There is a story told of a young girl who applied to the college of her choice. She was anxiously awaiting the reply to see if she would be accepted.
However, the young girl answered a question on the application that she thought may have disqualified her from acceptance. The question was: Are you a leader? She thought about it for days, but finally answered no, she was not a leader.
A few days later, a letter from the college came in the mail. She anxiously opened it and found not only a letter of acceptance, but a personal note from the president of the college. It read, “In all 1,500 applications we received to our college, 1,499 prospective students said they were leaders. We figured they needed at least one follower. Welcome to college!”
What has happened to all the followers? And why is being called a follower considered derogatory in our modern culture today? The first and last words of Jesus to the Apostle Peter indicate the need for a theology of follower-ship: “Come, follow me.” Both the first time Jesus met Peter and the last time Jesus saw Peter, near the Sea of Galilee, Jesus called him to follower-ship.
When Jesus called these men, they knew what they were being called to. Not only were they to become fishers of men, Jesus was also presenting himself as a good Rabbi looking for disciples.
In first century rabbinical culture, there are some interesting things going on here. The Rabbi, on a normal basis, would not seek out disciples. Eager disciples would come to the Rabbi and request to study under the Rabbi, however Jesus reverses the method and instead chooses the disciples. So when Jesus called the disciples to follow him, they were being called to the most intense education they would have ever known to date; to live with, walk with and learn from the master teacher.
Christianity sets itself apart in that we follow a man, but not a man who lived, taught and died (every other religion in the world does that), but we follow a man who lived, taught, died and rose again. He is the only historical teacher that is still living today.
Furthermore, Christianity is set apart in the fact that we do not just follow Jesus’ teachings, or methodology, or even his next generation Rabbis. We are actually following him. It’s one thing to walk in the way of another person, it’s a whole different thing to walk in the way, when Jesus is the way himself. Discipleship is essentially the art of pilgriming or wayfaring alongside Jesus.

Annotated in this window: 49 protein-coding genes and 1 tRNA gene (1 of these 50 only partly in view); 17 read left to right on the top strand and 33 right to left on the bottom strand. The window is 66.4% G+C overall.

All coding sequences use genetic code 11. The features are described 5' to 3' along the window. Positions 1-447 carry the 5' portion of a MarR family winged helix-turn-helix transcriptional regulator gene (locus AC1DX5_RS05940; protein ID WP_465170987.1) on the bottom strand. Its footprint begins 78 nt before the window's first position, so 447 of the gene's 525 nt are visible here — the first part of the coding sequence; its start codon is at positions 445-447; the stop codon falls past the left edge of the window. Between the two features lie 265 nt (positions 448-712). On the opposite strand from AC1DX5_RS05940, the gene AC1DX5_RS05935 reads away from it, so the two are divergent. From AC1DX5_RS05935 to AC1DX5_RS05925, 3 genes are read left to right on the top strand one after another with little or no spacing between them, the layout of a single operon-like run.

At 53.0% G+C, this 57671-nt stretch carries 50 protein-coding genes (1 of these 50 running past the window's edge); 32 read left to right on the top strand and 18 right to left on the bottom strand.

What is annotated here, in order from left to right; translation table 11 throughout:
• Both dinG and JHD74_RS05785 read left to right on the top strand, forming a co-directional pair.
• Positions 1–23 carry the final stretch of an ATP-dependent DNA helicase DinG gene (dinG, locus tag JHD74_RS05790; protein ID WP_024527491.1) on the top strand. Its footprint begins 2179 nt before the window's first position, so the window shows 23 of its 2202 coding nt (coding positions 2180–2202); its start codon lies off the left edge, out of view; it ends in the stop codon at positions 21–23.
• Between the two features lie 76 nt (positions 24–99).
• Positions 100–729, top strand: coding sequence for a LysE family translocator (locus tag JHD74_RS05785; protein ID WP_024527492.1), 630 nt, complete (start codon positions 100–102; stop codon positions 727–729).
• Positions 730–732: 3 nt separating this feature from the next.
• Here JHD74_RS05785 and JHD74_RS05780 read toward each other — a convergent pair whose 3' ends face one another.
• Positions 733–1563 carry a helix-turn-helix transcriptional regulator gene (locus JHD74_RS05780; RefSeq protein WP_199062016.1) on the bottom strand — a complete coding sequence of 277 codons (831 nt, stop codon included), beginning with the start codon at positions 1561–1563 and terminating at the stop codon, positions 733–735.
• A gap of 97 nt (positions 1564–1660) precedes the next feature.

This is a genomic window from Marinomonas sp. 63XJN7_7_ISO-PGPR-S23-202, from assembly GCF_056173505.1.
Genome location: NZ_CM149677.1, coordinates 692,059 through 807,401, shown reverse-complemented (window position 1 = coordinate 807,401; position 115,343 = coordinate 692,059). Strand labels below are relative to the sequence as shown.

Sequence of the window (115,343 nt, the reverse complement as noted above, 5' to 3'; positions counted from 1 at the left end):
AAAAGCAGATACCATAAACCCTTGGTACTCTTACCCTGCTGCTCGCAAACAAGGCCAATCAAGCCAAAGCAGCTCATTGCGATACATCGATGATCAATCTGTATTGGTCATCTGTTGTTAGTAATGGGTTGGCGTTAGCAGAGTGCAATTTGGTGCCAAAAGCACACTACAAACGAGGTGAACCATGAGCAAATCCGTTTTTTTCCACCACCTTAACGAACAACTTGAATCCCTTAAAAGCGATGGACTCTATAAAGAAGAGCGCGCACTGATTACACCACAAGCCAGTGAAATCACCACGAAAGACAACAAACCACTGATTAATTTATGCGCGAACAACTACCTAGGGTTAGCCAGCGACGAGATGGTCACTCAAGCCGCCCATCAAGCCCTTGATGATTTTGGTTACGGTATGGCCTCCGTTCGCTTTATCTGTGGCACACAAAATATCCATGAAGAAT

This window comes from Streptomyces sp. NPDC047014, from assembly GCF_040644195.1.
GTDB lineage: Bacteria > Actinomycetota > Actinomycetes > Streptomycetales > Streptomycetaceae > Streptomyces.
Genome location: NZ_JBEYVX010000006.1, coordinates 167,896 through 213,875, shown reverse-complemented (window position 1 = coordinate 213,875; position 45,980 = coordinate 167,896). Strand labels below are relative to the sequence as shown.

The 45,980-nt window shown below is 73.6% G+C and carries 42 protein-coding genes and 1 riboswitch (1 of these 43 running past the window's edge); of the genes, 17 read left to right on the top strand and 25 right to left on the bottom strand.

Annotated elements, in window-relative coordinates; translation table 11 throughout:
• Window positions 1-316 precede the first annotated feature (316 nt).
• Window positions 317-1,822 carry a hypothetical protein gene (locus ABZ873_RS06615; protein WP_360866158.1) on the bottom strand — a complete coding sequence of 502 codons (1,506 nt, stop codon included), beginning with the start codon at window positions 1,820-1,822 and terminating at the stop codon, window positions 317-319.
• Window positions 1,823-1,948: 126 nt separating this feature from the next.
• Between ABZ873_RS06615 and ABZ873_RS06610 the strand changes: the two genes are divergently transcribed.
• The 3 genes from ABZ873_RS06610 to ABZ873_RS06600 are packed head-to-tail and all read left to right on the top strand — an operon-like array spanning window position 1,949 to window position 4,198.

It is interesting that Jesus describes himself and says, I am the way, the truth and the life. The first of Jesus’ self-identifying words is a verb. But Jesus takes a verb and makes it a noun: Jesus is the way. When he says, “Follow me," he is saying follow not just my ways, but follow me, I am the way.
When a person loves music, they do not necessarily have to hear every song a person sings to recognize that artist when their songs are played. Rather, one just needs to be intimately familiar with their voice, style, temper and ability. One knows Mozart, not by reading about Mozart, but by listening to Mozart. You cannot understand Mozart without listening to Mozart.
The same is true with Jesus. We are all on this wayfaring journey, and daily as we listen to Jesus — his word, his voice, his temper, his ability — we grow ever more intimate with the way that is Jesus Christ. So, when Jesus invites us to follow him — to be in the way — Jesus is inviting us to not just walk a path that he’s walked before, but he’s asking us to walk a pathway that is him. This is why the Apostle Paul wrote, “It is no longer I that live, but Christ that lives in me.”
Dr. Leonard Sweet tells a story to help us realize contemporary issues with the church. The story goes like this: There was a man who was on the verge of a mental breakdown. So he went and sought out the help of a psychiatrist. The first session the psychiatrist asked the man what his problem was. He man replied well, “I’ve actually got two problems. The first is that I don’t think I’m human any longer, I believe I’m a vending machine. For one dollar I can dispense six different kids of soda.”
The doctor stopped and thought about the issue and then pulled four quarters out of his desk and said, “Open your mouth so I can put these quarters in, I’d like a root beer.” The man replied, “That’s actually my second problem, I’m out of order.”
Sweet says that like the man, the church has an identity problem and we no longer believe we are the bride of Christ. That we have traded out identity as the bride for an identity that is about getting our needs met. The second problem is that we are out of order. We are out of order because we have gotten into the habit of making churches instead of making disciples, making followers of Jesus.
Jesus has called us not to making church happen, but making disciples. Anything else we do is likely, as the scriptures says: hay, wood and stubble. So to define better what it means to make disciples, let’s go back to the first time Jesus called, “Come, follow me.”
Scott Bowman is the pastor of New Harvest Assembly of God. He can be reached at email@example.com.